Daily Trust

Secure release of Tegina school children


The abduction of about 200 school children in Tegina, Niger State, is the second most traumatic incident for the nation since the Chibok girls kidnap of April 2014. The armed men abducted the students from Salihu Tanko Islamic School in Tegina, in the Rafi Local Government Area of the state over a month ago and till date the whereabout­s of the children are unknown.

It is indeed very sad and a shame of a nation that children, some of whom are as young as three years of age can be abducted for over a month without release or any positive developmen­t over the issue. This is totally unacceptab­le.

It is indeed hard to imagine the agony of the parents and the trauma the kids are going through at the moment. Many of the children may never recover from this horrifying experience even after their release.

The Tegina case is one of the many abductions of school children that have occurred recently. It came a day after 14 students from Greenfield University, Kaduna State, were abducted, during which one person was killed and several others injured.

In December 2020, bandits abducted over 300 students from a science secondary school in Kankara, Katsina State. In February, nearly 300 girls were taken by armed men from a boarding school in Jangebe, Zamfara State. There have been at least six kidnap incidents of students in Zamfara, Katsina, Kaduna, Kebbi, in the North-West and Niger in the NorthCentr­al.

We are making a special appeal to the federal government to act now and secure the release of the Tegina children. These kids must not be allowed to suffer any longer. We urge the Niger State government to also play its part. It should take advantage of the security apparatus available in the state to secure schools and the state in general. The successful rescue of students in Kebbi State should serve as yardstick on how to deal with kidnappers. The kidnap of school children is something that must be tackled immediatel­y. It cannot be allowed to continue, as apart from the suffering that the students and their parents experience, the developmen­t is a great disincenti­ve for education in the northern part of the country, which is already disadvanta­ged in that regard. Parents may no longer want to send their children to school for fear of being kidnapped, just as there is the danger of withdrawal of some children already in school. This will in no small measure set the region backward. We call on governors of the northern region to appreciate the danger of this developmen­t and come up with ways of addressing it.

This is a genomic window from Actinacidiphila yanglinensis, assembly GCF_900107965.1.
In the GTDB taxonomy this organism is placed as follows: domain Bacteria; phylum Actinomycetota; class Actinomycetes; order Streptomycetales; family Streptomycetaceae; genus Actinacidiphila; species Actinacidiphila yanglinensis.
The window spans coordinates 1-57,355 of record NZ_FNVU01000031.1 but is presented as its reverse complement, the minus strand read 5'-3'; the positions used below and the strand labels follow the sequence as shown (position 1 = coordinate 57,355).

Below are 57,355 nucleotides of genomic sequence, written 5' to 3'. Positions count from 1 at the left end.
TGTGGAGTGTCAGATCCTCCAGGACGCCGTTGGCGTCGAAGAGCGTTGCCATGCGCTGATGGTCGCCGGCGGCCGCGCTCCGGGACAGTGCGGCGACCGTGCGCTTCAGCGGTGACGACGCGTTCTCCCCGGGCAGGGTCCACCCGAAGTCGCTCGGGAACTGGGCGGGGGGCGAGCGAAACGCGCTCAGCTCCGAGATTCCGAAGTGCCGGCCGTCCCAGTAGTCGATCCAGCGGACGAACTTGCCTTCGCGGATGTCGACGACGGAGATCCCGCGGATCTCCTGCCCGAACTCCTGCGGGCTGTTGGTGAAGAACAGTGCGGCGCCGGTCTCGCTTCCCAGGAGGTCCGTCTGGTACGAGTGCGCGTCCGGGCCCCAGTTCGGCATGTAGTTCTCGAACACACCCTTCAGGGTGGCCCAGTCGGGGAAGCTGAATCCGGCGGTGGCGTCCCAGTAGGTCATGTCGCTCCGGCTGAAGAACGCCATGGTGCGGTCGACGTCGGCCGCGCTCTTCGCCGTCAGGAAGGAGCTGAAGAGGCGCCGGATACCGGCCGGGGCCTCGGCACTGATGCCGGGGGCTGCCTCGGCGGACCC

Despite all the reports of attacks on schools, not many of them have been secured till date. Only recently there was a report that thousands of schools were prone to attacks. One wonders why that is still the case. Action should be taken to secure all schools across the country. We do not have to wait for the attacks to occur. Some of the attacks could have been prevented if the right thing had been done.

The rate of kidnapping is on the rise because it has become an easy avenue for criminals to collect hundreds of millions of naira in ransom money. Ways should be devised to track money paid to these criminals.

We call on security operatives and the government to work towards addressing this issue. Our security personnel can tackle this crisis; they should be given all the support needed. It is indeed embarrassi­ng that kidnap cases are recorded almost on a daily basis across the country.

The authoritie­s must stop the usual practice of expressing shock and making promises to eliminate kidnapping any time it happens. This offers no succour to relatives or the victims. The time to take concrete action is now.

They are criminals and should be dealt with decisively. We call on states around the forests to resuscitat­e their meetings and seek ways to tackle banditry holistical­ly. We also encourage the Air Force to intensify aerial bombardmen­ts of bandits’ enclaves. Anything that can help to end this scourge should be done.

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